Nov 14, 2018

The Economics of Environmentalism

I’m a big believer in the free market. I also care a lot about the environment. I never thought of those two things as opposed: in my mind, it makes sense that the free market would reward “green” companies, because informed consumers want the earth to be healthy. But here on campus, I’ve faced more than my fair share of dorm-room debates with people who think my position makes no sense!


I know that your column doesn’t get political, but I was hoping you could provide some insight into the relationship between our corporations and our planet. Aren’t corporations doing a lot to help the environment?


Like it or not, environmentalism has a lot to do with economics. We should each do as much as we can to limit our individual impacts on the planet, but there is a power in scale: the evidence shows that the environmental impact of corporations (and other large organizations, like governments and even nonprofits) massively outweighs the impact that we, as individuals, can have.


The good news is that many corporations are doing a lot to help our planet. Engineers at M.W. Watermark LLC, a company that produces industrial filtration equipment, point out that practices like recycling the water used in industrial processes have effects that, at scale, do a lot to help the environment in a way that individual habits can’t.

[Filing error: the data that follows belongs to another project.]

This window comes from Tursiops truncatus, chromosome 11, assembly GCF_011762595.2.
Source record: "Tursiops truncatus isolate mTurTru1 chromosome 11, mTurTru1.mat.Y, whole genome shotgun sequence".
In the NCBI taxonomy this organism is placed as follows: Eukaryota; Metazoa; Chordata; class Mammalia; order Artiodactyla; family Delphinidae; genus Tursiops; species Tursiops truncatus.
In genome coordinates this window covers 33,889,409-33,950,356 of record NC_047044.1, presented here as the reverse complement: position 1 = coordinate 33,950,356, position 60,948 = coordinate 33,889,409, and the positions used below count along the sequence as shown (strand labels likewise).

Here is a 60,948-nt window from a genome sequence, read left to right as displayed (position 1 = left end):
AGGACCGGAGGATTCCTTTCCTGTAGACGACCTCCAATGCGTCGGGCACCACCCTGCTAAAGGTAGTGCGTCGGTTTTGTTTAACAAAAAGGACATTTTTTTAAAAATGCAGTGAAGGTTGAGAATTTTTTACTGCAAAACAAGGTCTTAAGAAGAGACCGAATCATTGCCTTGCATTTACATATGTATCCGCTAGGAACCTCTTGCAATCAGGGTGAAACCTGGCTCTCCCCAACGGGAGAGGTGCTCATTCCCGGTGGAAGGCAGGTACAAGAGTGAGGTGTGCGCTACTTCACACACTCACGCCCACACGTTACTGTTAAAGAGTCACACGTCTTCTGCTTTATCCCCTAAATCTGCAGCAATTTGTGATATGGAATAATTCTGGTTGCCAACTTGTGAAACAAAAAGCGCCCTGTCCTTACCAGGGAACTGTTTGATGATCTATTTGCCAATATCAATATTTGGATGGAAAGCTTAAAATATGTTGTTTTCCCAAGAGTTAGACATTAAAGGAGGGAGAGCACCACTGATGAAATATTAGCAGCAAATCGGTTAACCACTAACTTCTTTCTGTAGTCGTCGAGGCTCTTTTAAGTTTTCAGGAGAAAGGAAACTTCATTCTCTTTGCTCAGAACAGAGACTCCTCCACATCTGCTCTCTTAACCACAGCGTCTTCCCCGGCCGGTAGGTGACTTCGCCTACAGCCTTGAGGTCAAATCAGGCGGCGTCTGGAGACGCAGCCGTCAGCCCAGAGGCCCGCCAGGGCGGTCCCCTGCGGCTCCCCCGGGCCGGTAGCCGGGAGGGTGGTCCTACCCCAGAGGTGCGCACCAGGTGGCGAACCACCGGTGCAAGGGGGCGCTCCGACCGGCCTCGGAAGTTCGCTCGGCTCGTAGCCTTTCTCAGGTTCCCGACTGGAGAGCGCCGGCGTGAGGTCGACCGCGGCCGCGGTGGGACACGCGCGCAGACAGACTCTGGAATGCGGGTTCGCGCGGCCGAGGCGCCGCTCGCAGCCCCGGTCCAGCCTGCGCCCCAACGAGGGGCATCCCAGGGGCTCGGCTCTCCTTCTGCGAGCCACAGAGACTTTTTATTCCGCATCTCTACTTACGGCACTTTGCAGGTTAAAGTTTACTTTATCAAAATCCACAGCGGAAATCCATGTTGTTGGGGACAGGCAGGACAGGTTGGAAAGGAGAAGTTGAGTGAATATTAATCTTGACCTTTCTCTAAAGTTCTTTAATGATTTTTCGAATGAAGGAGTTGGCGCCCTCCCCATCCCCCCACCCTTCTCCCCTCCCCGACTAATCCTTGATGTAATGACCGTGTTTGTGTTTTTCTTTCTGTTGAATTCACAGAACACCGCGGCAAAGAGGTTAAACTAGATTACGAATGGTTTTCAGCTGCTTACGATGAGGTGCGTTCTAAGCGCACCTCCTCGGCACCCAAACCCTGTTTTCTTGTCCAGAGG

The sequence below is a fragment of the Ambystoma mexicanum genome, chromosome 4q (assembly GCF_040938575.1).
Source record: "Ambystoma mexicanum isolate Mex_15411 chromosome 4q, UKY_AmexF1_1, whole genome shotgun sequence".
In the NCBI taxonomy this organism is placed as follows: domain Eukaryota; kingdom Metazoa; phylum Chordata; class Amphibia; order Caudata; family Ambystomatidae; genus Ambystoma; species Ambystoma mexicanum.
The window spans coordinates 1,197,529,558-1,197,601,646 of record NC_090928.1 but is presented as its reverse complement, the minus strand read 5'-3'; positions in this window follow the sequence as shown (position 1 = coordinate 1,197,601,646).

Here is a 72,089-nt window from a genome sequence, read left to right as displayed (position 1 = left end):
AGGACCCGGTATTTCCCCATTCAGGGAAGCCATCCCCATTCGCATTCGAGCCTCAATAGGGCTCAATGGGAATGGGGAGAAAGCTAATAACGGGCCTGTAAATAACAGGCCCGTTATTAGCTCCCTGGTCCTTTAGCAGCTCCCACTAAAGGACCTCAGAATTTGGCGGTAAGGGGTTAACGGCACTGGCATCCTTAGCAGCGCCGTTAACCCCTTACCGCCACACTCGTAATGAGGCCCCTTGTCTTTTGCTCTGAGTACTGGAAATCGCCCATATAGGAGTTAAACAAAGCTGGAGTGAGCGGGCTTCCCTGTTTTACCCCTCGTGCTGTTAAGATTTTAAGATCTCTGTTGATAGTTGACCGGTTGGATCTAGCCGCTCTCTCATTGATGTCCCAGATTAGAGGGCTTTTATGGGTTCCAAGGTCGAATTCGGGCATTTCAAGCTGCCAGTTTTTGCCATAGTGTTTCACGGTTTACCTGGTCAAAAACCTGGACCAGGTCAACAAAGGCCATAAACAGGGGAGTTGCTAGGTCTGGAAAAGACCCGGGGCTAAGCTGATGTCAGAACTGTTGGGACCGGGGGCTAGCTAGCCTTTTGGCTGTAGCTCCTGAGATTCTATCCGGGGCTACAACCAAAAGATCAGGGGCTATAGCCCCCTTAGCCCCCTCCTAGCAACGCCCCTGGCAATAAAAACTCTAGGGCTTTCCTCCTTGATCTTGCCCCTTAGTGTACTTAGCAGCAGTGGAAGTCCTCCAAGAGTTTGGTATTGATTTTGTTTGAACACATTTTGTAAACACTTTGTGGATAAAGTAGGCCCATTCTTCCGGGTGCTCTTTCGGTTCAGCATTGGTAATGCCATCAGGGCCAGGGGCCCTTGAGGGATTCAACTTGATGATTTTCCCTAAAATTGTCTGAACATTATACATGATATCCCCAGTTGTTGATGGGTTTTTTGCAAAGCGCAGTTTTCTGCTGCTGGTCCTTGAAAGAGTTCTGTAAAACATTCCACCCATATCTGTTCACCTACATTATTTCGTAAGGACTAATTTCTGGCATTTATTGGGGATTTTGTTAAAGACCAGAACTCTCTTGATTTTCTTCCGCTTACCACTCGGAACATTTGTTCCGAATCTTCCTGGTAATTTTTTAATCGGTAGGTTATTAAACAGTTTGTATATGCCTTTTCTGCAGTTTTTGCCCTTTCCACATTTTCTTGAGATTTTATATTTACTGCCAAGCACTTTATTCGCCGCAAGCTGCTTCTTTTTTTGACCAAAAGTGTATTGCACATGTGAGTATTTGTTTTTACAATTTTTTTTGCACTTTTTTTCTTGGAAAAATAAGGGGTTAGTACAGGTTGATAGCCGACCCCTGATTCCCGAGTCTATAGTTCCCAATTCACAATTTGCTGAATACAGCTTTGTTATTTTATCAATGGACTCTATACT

But does the profit motive–the primary driver of any corporate strategy–really encourage companies to do what’s best for the environment? It’s hard so say for sure. There’s clearly money to be made with alternative fuels and highly efficient vehicles, for instance, say the automotive and diesel technicians at NYADI. But the benefits of producing such vehicles can fluctuate with other factors, such as the price of gas, say experts.


Then there is the role of government regulation–something that free market advocates say is unnecessary, while others claim makes a large difference. Where a profit motive doesn’t exist, governments can create one with subsidies, or, of course, they can simply issue mandates. Government mandates in some regions–such as populous states like California–can force manufacturers to tailor their products to suit government standards.


Ultimately, it’s clear the corporations have a major role to play in protecting the environment. How much they will do so on their own is an open question–so debate on!


“Never doubt that a small group of thoughtful, committed citizens can change the world; indeed, it’s the only thing that ever has.” — Margaret Mead

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